Ilker Ayci | In the pilot’s seat 

The former Turkish Airlines chief now has the task of turning around Air India

February 20, 2022 10:55 am | Updated 07:17 pm IST



Ever since the official announcement of the Tata Group taking over Air India, there has been a lot of speculation about who would lead it. Some media reports had suggested that Fred Reid, the aviation industry veteran of 35 years, would be the chosen one. Others had speculated that the position would go to Alex Cruz, another veteran who until recently was with British Airways. And that’s why the recent news of the appointment of Ilker Ayci as the Managing Director and CEO of Air India has left many industry observers and the media surprised.

Mr. Ayci, unlike Mr. Reid and Mr. Cruz, isn’t an aviation industry veteran — Tata Group Chairman N. Chandrasekaran did remark that “Ilker is an aviation industry leader”. This is also what differentiates him from other overseas chiefs who worked in Tatas’ other aviation brands in the past. For instance, Phee Teik Yeoh and Leslie Thng, who were earlier at the helm of earlier at Vistara, Tatas’ joint venture with Singapore Airlines, have had very long careers in the industry.

Mr. Ayci’s identity with aviation is almost entirely tied to his stint at Turkish Airlines, which he led for almost seven years till the end of January this year. Prior to this, the Istanbul-born, 51-year-old Ayci was the chairman of the Republic of Turkey Investment Support and Promotion Agency. And prior to that, he had a stint with the insurance sector. Early in his career, he was an adviser to Recep Tayyip Erdogan, who was then Istanbul’s Mayor. Mr. Erdogan is the country’s President now. A picture that has been much shared ever since the news of Mr. Ayci’s appointment is one from 2018, during his wedding, in which Mr. Erdogan is seen beside the couple.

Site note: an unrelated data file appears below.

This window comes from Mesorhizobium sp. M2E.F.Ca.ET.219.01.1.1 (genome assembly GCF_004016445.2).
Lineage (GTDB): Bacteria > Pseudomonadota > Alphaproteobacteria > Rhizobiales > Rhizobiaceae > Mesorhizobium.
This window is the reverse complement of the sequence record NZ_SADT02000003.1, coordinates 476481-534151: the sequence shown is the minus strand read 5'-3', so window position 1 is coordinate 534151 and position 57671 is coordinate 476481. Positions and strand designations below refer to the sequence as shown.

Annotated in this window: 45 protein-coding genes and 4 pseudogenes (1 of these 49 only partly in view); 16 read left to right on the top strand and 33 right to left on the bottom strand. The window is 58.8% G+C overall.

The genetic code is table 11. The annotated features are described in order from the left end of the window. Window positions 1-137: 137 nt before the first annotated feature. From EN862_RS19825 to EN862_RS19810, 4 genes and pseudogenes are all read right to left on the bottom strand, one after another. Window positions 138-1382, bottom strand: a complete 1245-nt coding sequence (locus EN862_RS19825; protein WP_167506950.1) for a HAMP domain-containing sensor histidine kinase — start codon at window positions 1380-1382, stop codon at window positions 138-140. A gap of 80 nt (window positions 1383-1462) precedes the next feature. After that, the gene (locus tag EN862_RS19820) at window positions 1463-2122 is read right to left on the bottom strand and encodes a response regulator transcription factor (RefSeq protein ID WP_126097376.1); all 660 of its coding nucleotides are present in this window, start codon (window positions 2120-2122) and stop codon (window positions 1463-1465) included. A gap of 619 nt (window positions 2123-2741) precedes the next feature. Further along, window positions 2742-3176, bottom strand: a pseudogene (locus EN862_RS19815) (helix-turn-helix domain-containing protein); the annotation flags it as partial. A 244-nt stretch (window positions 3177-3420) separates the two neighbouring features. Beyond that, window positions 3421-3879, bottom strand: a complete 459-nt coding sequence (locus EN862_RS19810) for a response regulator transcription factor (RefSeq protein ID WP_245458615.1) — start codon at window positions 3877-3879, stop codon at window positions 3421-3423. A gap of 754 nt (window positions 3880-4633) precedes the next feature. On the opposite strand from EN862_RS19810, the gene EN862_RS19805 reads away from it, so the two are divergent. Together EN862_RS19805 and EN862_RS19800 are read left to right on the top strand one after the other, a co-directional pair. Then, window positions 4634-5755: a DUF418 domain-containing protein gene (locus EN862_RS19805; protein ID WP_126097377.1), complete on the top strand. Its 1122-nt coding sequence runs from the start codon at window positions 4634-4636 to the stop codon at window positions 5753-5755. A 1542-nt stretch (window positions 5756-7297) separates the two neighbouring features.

The new chief has an academic background in political science and public administration. A research stay in political science at the Leeds University was followed by a master’s in international relations from the Marmara University in Istanbul.

His background is seen as a strength in many quarters. A Gulf News article pointed to the significance of Mr. Ayci’s appointment. It quoted Vinamra Longani, head of operations at Sarin & Co, which is a law firm specialising in aircraft leasing and finance, as saying: “Those familiar with Ayci’s past know the Turkish aviation veteran’s hiring is a no-brainer.” Further, he is quoted as saying that Mr. Ayci “has worked in the insurance industry and has a finance background. In India, where the aviation sector is highly regulated, dealing with the government is a part and parcel of every airline C-level executive.”

Success story

Mr. Ayci’s success at Turkish Airlines is widely acknowledged. He is credited for everything from increasing the number of destinations that the airlines flies to to the number of aircraft it has. Not just that. Though Turkish Airlines incurred big losses like much of the industry during the first year of the pandemic, it returned to profitability the next year. This turnaround was ascribed to cost cutting. And yet, he said in an interview with the Haberturk news website during the pandemic, and which was reported by Bloomberg, that Turkish Airlines won’t cut staff levels. He is quoted as saying, “We see 2020 and 2021 not as years of profitability, but as years to protect employment.” Further, “Our job is to resist layoffs, as much as we can afford to.”

In an interview to aviation vlogger Sam Chui, he said: “We had no lay-offs in the company, thanks to our own turnaround plan and by having good risk management. We made salary cuts but we told our staff that we will make no lay-offs during the entire pandemic, however long it takes.”

Mr. Ayci now faces the challenge of turning around Air India, which under the Government has been bleeding money for a long time. According to the terms of the deal with the Government, for one year, it wouldn’t be able to offload more than 51% stake in the carrier. Similarly, it also wouldn’t be able to retrench any employee for one year.

Though things are improving with the threat of the pandemic easing, the Indian aviation industry is far away from profitability. An ICRA note in August last year, before the slowdown caused by the virality of the Omicron variant, said India’s aviation industry could likely report a new loss of ₹25,000 crore-₹26,000 crore this financial year. That’s the industry the new Air India and Mr. Ayci are trying to take off from.

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